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Interesting variant Imperial Buckle

Article about: Hi guys, Just got this one in, nickle plated brass with nickel silver roundel. The rear is marked... D. R. GEBRAUCHS MUSTERSCHUTZ No. 27448 I've seen this mark before, patent number etc. but

  1. #1

    Default Interesting variant Imperial Buckle

    Hi guys,

    Just got this one in, nickle plated brass with nickel silver roundel. The rear is marked...

    D. R. GEBRAUCHS MUSTERSCHUTZ No. 27448

    I've seen this mark before, patent number etc. but on a traditional brass/nickle 2 piece also with distinctive fixing with folded over tabs rather than solder.

    Any thoughts??? I've got another Imperial nickle plated buckle and that was meant to be field police.
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  3. #2

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    Here's the type I've seen before... Notice this one has long ears like a Saxon. Pic borrowed from WAF with apologies to original owner.
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  4. #3

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    Very interesting and nicely marked buckle Lenny, could the roundel have been resoldered on the box at some point?
    Ben

  5. #4

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    Quote by Ben Evans View Post
    Very interesting and nicely marked buckle Lenny, could the roundel have been resoldered on the box at some point?
    That's my feeling, I can only find this buckle online with the tabs, and actually very few of them. I'm wondering if it was an unsuccessful production method which is why we don't see anymore of them. I can't imagine the roundel would be very secure with just bent back tabs. Maybe that's why this one is soldered?

    Current consensus that nickle/nickle buckles were field police?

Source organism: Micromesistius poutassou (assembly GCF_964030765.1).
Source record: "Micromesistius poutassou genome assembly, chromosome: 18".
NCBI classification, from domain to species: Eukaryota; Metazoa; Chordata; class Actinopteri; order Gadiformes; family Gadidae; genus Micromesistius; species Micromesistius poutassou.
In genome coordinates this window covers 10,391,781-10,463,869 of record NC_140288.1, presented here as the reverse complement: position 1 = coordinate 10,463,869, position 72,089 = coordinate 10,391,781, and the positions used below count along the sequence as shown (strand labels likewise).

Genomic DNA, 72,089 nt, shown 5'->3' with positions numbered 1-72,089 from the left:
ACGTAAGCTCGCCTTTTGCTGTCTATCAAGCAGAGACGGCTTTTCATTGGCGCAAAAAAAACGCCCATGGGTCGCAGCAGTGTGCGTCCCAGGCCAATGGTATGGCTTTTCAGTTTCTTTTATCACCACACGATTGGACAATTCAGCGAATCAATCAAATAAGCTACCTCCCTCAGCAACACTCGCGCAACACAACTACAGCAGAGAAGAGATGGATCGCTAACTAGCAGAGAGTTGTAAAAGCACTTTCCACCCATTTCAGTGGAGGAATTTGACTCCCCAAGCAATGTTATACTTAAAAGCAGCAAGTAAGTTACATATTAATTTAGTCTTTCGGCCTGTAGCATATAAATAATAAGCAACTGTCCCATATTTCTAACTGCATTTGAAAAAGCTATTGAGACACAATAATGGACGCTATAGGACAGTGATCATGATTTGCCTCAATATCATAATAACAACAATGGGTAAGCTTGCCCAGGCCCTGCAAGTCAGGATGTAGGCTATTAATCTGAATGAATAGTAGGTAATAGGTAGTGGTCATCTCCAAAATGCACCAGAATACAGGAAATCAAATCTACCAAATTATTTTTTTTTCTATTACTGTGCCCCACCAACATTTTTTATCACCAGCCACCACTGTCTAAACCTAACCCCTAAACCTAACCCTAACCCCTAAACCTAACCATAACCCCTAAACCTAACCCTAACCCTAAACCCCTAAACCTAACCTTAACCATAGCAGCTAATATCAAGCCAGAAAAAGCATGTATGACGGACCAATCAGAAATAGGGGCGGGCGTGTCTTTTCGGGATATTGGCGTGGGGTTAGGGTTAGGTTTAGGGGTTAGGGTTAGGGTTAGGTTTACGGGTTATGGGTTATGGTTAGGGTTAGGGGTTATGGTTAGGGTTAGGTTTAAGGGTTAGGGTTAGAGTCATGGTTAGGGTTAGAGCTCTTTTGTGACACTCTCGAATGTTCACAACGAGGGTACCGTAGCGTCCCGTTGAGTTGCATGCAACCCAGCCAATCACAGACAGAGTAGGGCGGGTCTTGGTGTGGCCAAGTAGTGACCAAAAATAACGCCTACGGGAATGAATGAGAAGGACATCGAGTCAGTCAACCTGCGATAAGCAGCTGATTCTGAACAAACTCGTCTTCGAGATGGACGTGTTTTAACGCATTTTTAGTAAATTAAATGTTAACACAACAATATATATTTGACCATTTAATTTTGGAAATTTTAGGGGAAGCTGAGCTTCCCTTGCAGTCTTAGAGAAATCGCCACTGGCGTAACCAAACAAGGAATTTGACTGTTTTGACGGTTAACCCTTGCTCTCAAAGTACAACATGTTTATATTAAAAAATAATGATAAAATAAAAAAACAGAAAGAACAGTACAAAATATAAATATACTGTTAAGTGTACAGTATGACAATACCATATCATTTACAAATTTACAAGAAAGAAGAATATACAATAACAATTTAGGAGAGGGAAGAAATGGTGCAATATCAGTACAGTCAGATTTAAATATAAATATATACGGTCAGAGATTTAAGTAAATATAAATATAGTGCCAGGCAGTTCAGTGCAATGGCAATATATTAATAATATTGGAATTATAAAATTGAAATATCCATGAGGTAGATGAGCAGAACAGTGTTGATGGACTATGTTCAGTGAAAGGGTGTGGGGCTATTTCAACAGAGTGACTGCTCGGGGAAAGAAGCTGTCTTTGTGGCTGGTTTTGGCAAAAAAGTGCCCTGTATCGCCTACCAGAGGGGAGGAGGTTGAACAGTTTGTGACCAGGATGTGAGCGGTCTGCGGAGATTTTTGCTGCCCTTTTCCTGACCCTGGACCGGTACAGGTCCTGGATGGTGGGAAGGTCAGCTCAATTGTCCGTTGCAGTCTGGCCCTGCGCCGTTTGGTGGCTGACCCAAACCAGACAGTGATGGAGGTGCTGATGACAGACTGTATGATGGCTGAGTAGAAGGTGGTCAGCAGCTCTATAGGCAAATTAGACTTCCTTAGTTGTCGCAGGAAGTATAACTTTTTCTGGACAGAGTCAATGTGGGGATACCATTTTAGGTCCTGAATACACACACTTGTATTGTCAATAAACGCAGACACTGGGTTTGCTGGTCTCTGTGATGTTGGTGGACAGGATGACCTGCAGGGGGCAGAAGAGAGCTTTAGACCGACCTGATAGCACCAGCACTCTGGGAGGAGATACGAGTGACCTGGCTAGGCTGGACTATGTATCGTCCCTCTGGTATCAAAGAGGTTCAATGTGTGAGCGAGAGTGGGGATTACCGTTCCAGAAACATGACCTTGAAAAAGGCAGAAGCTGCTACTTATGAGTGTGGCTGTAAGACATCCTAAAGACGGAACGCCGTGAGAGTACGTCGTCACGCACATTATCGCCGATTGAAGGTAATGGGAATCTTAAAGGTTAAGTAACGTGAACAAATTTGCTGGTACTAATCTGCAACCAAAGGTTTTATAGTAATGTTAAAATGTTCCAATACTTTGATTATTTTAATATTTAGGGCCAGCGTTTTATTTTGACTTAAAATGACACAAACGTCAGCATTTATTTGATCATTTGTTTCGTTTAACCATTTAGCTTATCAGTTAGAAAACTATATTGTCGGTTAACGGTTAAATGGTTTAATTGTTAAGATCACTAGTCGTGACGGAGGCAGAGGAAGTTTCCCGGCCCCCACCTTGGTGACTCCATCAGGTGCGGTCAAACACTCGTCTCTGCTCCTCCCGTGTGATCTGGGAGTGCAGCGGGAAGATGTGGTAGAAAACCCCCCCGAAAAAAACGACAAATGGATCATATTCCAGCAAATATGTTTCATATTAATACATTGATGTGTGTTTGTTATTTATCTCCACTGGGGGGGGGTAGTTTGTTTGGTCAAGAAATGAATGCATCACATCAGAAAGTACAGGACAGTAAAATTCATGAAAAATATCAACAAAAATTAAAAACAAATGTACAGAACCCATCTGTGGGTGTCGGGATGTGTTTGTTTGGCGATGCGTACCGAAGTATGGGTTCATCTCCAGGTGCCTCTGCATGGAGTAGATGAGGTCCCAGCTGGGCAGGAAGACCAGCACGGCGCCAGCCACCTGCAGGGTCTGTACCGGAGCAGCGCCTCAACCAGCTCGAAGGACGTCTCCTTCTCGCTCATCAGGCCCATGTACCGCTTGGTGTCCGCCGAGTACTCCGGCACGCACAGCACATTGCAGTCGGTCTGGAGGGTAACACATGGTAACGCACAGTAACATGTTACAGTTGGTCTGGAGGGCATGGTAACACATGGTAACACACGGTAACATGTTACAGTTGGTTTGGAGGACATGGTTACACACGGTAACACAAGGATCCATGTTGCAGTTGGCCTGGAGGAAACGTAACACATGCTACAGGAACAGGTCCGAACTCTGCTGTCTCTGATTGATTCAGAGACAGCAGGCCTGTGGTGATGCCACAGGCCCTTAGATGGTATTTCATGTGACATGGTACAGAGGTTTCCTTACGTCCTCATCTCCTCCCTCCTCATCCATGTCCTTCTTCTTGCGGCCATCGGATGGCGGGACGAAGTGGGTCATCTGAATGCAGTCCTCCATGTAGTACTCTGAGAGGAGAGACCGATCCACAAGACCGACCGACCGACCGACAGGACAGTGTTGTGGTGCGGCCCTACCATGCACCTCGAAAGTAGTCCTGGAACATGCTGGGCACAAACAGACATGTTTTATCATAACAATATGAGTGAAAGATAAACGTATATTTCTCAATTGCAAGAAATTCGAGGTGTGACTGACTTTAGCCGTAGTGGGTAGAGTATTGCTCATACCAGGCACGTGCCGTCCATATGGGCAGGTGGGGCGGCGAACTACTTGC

6. #5
    ?

    Default

    Hi Lenny

    The brass buckle in your second post is mine, and I have no problems with your showing it here. On the subject of the nickle-plated buckles as such, they can't be military police. The military police wore standard army buckles (brass with nickle roundel). At one time I thought the nickle version could be for the Prussian Gendarmerie, but I have since confirmed that these guys, who were materially police but counted as combatants and as such were attached to the army, also had the standard army buckle. The totally silver buckle is shown in period regulations for the professional fire brigade of the city of Berlin. There are too many of these buckles around for me to believe that they are all of the Berlin fire brigade. Possibly, other municipal Prussian brigades also adopted this pattern. Your buckle may have had the roundel resoldered at some time. Hard to tell from pics.

    Kind regards
    Kurt

  7. #6

    Default

    Many thanks Kurt, appreciated.

    Interesting that your buckle has the long ears, similar to some Saxon buckles. Any thoughts on that?

    Quote by Kurt D View Post
    Hi Lenny

    The brass buckle in your second post is mine, and I have no problems with your showing it here. On the subject of the nickle-plated buckles as such, they can't be military police. The military police wore standard army buckles (brass with nickle roundel). At one time I thought the nickle version could be for the Prussian Gendarmerie, but I have since confirmed that these guys, who were materially police but counted as combatants and as such were attached to the army, also had the standard army buckle. The totally silver buckle is shown in period regulations for the professional fire brigade of the city of Berlin. There are too many of these buckles around for me to believe that they are all of the Berlin fire brigade. Possibly, other municipal Prussian brigades also adopted this pattern. Your buckle may have had the roundel resoldered at some time. Hard to tell from pics.

    Kind regards
    Kurt

  8. #7

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    Kurt, just a thought. Does your roundels seem firmly attached? I thought that fixing by bent tabs would result in a loose roundel. Tabs may be ok fixing badges to cloth but surely metal to metal wouldn't be tight?

  9. #8
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    Lenny, my buckles are all boxed up right now so can't check, but from memory, the roundel isn't loose but sits well on the box. I obviously didn't try to move the roundel, but it wouldn't be as tight as it would be if soldered on :-). The ears do look like the well-known Saxon army variant, but I have no idea if there is any significance to that.

    Kind regards
    Kurt

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